The Quotable Hitchens provides over 300 pages of this type of verbal gold and it's sure to please his fans. But the market is really much wider than that: anyone interested in the art of turning a good phrase in the English language will want to give this volume a look.

7

Cover down, pray through: Bob Dylan's underrated, misunderstood "gospel years" are meticulously examined in this welcome new installment of his Bootleg series.

"How long can I listen to the lies of prejudice?
How long can I stay drunk on fear out in the wilderness?"
-- Bob Dylan, "When He Returns," 1979

Bob Dylan's career has been full of unpredictable left turns that have left fans confused, enthralled, enraged – sometimes all at once. At the 1965 Newport Folk Festival – accompanied by a pickup band featuring Mike Bloomfield and Al Kooper – he performed his first electric set, upsetting his folk base. His 1970 album Self Portrait is full of jazzy crooning and head-scratching covers. In 1978, his self-directed, four-hour film Renaldo and Clara was released, combining concert footage with surreal, often tedious dramatic scenes. Dylan seemed to thrive on testing the patience of his fans.

Keep reading... Show less
9
TV

Inane Political Discourse, or, Alan Partridge's Parody Politics

Publicity photo of Steve Coogan courtesy of Sky Consumer Comms

That the political class now finds itself relegated to accidental Alan Partridge territory along the with rest of the twits and twats that comprise English popular culture is meaningful, to say the least.

"I evolve, I don't…revolve."
-- Alan Partridge

Alan Partridge began as a gleeful media parody in the early '90s but thanks to Brexit he has evolved into a political one. In print and online, the hopelessly awkward radio DJ from Norwich, England, is used as an emblem for incompetent leadership and code word for inane political discourse.

Keep reading... Show less

The show is called Crazy Ex-Girlfriend largely because it spends time dismantling the structure that finds it easier to write women off as "crazy" than to offer them help or understanding.

In the latest episode of Crazy Ex-Girlfriend, the CW networks' highly acclaimed musical drama, the shows protagonist, Rebecca Bunch (Rachel Bloom), is at an all time low. Within the course of five episodes she has been left at the altar, cruelly lashed out at her friends, abandoned a promising new relationship, walked out of her job, had her murky mental health history exposed, slept with her ex boyfriend's ill father, and been forced to retreat to her notoriously prickly mother's (Tovah Feldshuh) uncaring guardianship. It's to the show's credit that none of this feels remotely ridiculous or emotionally manipulative.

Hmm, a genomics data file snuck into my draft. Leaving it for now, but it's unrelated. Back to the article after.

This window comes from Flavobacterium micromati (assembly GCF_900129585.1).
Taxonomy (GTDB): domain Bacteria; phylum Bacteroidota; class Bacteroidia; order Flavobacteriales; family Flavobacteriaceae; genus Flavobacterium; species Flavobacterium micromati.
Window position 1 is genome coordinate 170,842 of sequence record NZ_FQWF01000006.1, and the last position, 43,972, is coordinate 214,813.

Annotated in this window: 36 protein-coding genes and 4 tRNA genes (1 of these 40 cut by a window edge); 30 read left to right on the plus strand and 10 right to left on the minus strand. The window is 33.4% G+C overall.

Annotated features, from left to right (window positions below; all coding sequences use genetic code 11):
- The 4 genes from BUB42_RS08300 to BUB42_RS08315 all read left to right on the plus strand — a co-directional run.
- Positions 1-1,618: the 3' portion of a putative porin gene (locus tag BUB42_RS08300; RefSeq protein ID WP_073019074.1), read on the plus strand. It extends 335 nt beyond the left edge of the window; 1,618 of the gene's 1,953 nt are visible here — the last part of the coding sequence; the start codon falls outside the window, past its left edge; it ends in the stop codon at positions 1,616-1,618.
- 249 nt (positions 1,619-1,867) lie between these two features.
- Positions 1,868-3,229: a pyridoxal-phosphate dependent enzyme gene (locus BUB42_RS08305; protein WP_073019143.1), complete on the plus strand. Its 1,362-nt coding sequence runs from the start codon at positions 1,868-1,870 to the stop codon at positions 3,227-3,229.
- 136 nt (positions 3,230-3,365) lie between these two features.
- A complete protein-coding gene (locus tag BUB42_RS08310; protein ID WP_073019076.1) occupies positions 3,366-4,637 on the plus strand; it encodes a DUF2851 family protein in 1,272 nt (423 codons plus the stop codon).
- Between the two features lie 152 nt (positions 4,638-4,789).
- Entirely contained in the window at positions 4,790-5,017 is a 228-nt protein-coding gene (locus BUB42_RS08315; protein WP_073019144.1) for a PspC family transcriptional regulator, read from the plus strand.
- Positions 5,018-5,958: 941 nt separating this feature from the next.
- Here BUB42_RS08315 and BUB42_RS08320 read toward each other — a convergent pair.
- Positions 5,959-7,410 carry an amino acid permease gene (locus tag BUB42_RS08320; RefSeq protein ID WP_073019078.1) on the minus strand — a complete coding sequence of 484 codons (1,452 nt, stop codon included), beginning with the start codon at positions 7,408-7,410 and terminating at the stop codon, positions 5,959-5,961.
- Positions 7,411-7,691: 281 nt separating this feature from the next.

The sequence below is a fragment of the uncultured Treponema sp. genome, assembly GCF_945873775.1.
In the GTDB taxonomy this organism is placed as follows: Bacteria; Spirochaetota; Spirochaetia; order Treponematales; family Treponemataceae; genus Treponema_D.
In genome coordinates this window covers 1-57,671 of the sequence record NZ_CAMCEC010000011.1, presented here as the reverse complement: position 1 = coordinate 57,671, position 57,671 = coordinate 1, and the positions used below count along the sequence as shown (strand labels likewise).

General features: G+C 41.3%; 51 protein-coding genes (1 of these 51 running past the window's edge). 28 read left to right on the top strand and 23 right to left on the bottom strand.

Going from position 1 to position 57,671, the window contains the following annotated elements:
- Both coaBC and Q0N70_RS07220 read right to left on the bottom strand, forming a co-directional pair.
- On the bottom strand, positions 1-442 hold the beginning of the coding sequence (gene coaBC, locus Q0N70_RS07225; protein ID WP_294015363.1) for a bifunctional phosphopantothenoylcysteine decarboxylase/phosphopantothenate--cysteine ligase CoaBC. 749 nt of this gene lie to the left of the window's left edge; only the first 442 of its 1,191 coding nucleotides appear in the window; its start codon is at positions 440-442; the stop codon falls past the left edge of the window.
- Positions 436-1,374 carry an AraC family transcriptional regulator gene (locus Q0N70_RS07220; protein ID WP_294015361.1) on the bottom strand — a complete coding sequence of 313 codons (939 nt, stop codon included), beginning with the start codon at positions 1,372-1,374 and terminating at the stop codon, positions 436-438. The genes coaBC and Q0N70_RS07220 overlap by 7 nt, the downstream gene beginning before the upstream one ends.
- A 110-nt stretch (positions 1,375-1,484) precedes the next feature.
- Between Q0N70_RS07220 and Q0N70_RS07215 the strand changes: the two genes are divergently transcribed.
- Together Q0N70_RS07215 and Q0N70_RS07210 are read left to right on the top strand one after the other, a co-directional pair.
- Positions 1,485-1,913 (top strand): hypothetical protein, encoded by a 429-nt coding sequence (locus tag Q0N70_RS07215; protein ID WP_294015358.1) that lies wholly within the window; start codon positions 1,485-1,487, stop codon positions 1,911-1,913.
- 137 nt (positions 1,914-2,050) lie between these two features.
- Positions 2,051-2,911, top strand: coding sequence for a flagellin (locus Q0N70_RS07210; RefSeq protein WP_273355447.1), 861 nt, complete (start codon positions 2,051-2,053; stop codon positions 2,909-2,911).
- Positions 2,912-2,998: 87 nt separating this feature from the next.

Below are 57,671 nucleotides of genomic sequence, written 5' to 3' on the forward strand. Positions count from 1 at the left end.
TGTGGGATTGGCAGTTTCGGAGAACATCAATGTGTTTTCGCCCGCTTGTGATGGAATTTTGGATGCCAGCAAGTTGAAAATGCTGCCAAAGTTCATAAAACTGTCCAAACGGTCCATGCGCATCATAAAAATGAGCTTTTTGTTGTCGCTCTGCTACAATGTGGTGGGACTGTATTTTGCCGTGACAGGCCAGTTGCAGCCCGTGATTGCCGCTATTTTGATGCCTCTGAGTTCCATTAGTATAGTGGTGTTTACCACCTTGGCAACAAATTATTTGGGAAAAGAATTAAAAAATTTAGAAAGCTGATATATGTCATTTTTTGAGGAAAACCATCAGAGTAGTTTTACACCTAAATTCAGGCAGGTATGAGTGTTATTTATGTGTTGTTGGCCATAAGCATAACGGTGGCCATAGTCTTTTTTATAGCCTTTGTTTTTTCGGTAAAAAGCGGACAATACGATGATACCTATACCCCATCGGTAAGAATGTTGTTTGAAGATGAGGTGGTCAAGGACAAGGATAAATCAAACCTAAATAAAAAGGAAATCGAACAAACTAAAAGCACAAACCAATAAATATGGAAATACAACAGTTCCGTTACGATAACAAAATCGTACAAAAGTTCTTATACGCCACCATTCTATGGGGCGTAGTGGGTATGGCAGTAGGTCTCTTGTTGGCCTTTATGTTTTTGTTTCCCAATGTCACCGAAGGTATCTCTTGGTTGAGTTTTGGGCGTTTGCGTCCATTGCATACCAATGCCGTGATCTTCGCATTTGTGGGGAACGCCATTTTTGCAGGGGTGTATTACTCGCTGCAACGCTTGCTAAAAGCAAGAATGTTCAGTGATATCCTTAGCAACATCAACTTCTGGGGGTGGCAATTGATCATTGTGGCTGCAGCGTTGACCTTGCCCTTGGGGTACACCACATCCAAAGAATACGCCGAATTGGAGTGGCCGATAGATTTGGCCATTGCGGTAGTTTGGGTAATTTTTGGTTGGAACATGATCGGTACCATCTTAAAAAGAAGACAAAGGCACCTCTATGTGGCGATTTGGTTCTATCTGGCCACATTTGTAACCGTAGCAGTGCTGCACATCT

Keep reading... Show less
9

If space is time—and space is literally time in the comics form—the world of the novel is a temporal cage. Manuele Fior pushes at the formal qualities of that cage to tell his story.

Manuele Fior's 5,000 Km Per Second was originally published in 2009 and, after winning the Angouléme and Lucca comics festivals awards in 2010 and 2011, was translated and published in English for the first time in 2016. As suggested by its title, the graphic novel explores the effects of distance across continents and decades. Its love triangle begins when the teenaged Piero and his best friend Nicola ogle Lucia as she moves into an apartment across the street and concludes 20 estranged years later on that same street. The intervening years include multiple heartbreaks and the one second phone delay Lucia in Norway and Piero in Egypt experience as they speak while 5,000 kilometers apart.

Keep reading... Show less
7

Featuring a shining collaboration with Terry Riley, the Del Sol String Quartet have produced an excellent new music recording during their 25 years as an ensemble.

Dark Queen Mantra, both the composition and the album itself, represent a collaboration between the Del Sol String Quartet and legendary composer Terry Riley. Now in their 25th year, Del Sol have consistently championed modern music through their extensive recordings (11 to date), community and educational outreach efforts, and performances stretching from concert halls and the Library of Congress to San Francisco dance clubs. Riley, a defining figure of minimalist music, has continually infused his compositions with elements of jazz and traditional Indian elements such as raga melodies and rhythms. Featuring two contributions from Riley, as well as one from former Riley collaborator Stefano Scodanibbio, Dark Queen Mantra continues Del Sol's objective of exploring new avenues for the string quartet format.

Keep reading... Show less
9
Pop Ten
Mixed Media
PM Picks

© 1999-2017 Popmatters.com. All rights reserved.
Popmatters is wholly independently owned and operated.

rating-image